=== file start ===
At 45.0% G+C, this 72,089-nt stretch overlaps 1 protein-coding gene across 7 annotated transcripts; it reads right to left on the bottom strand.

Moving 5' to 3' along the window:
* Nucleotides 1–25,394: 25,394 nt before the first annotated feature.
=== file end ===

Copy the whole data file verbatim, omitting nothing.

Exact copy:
At 45.0% G+C, this 72,089-nt stretch overlaps 1 protein-coding gene across 7 annotated transcripts; it reads right to left on the bottom strand.

Moving 5' to 3' along the window:
* Nucleotides 1–25,394: 25,394 nt before the first annotated feature.